Jurisprudence

Congress Should Sue for the Mueller Materials Today

House Judiciary Chairman Rep. Jerrold Nadler (D-NY) participates in a House Judiciary Committee markup vote on a resolution to issue a subpoena to the Justice Department to receive the full unredacted Mueller report, on Capitol Hill April 3, 2019 in Washington, DC. The committee voted 24-17 and passed the resolution in favor of a subpoena.
House Judiciary Committee Chairman Rep. Jerrold Nadler participates in a markup vote on a resolution to issue a subpoena to the Justice Department to receive the full unredacted Mueller report on Wednesday in Washington.
Mark Wilson/Getty Images

This week, the House Judiciary Committee authorized a subpoena to require Attorney General William Barr to turn over special counsel Robert Mueller’s full report of his investigation. Congress deserves that report. Barr’s “summary” of the report raised more questions than it answered, and both Congress and the American people should know what Mueller actually concluded as well as the findings that supported those conclusions.

But the Judiciary Committee’s authorization of a subpoena marks just the beginning of Congress’ fight for this information, not the end. Indeed, as prior subpoena fights suggest, it could take a long time for Congress to obtain the report and the other information it seeks.

Fortunately, for both Congress and the American people, there are at least three things Congress can do to help ensure that it, and the American people, receive this information sooner rather than later.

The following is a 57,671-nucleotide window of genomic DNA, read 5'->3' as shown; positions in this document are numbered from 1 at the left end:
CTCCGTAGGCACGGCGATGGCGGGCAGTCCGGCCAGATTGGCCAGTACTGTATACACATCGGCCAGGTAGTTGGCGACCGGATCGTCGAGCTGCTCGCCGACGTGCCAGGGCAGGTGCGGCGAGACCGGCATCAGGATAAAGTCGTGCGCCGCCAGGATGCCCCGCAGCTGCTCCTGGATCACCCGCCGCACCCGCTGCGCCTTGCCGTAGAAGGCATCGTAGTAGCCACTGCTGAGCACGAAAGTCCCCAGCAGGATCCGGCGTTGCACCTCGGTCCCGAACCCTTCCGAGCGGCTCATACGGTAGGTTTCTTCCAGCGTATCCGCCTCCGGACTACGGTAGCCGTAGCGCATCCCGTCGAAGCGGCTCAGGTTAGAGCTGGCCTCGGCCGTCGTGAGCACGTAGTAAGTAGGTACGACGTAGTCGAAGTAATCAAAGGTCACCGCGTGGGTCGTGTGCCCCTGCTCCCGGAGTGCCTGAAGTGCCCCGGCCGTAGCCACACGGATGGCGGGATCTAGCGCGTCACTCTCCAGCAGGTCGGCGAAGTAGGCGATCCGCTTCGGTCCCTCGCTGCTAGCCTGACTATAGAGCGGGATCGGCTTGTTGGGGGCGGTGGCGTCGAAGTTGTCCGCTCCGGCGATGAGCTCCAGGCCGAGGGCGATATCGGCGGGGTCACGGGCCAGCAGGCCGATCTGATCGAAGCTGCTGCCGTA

First, sue expeditiously. In the two recent congressional subpoena fights that took place during the Bush and Obama administrations, the cases took a long time to make their way through the courts. But they took an especially long time even to get there. It took Congress roughly a year after it authorized subpoenas in one case, and roughly 10 months in the other, for Congress to file suit to enforce them.

Why the delay? In both cases, the committees were presumably negotiating with the White House to see if there was some way to avoid going to court. After all, as the court hearing one of those cases explained, “the optimal outcome of a dispute of this nature would involve the parties crafting their own solution without judicial intervention.”

But though an out-of-court resolution may be optimal in theory, that doesn’t mean a court can’t resolve this sort of dispute. As that same court noted, it is not the role of the courts to address “who negotiated properly or fairly” or “whether any accommodation offered was ‘substantial’ or merely superficial”; the role of the court was to address the legal questions presented. That is why the court concluded that refusing to decide the case on the ground that the parties should “work out their difficulties” would have, by default (and improperly), “designat[ed] the executive as the victor.”

In any event, here Congress has already done more than enough to demonstrate that it is trying to work with the White House, and it is the White House that is not acting in good faith. The day after Barr released his initial letter about the Mueller report, the chairs of six House committees formally requested the report and underlying materials. They also urged Barr “to begin the process of consultation with [them] immediately” if he believed “applicable laws limit[ed] [his] ability to comply” so that “shared parameters for resolving those issues without delay” could be established. Days later, those same committee chairs again made clear their desire “to avoid resort[ing] to compulsory process” and urged Barr to “engage in an immediate consultation” and to “seek leave from the district court to produce [grand jury] materials to Congress.” Barr hasn’t demonstrated that he is doing all he can to comply with these reasonable requests.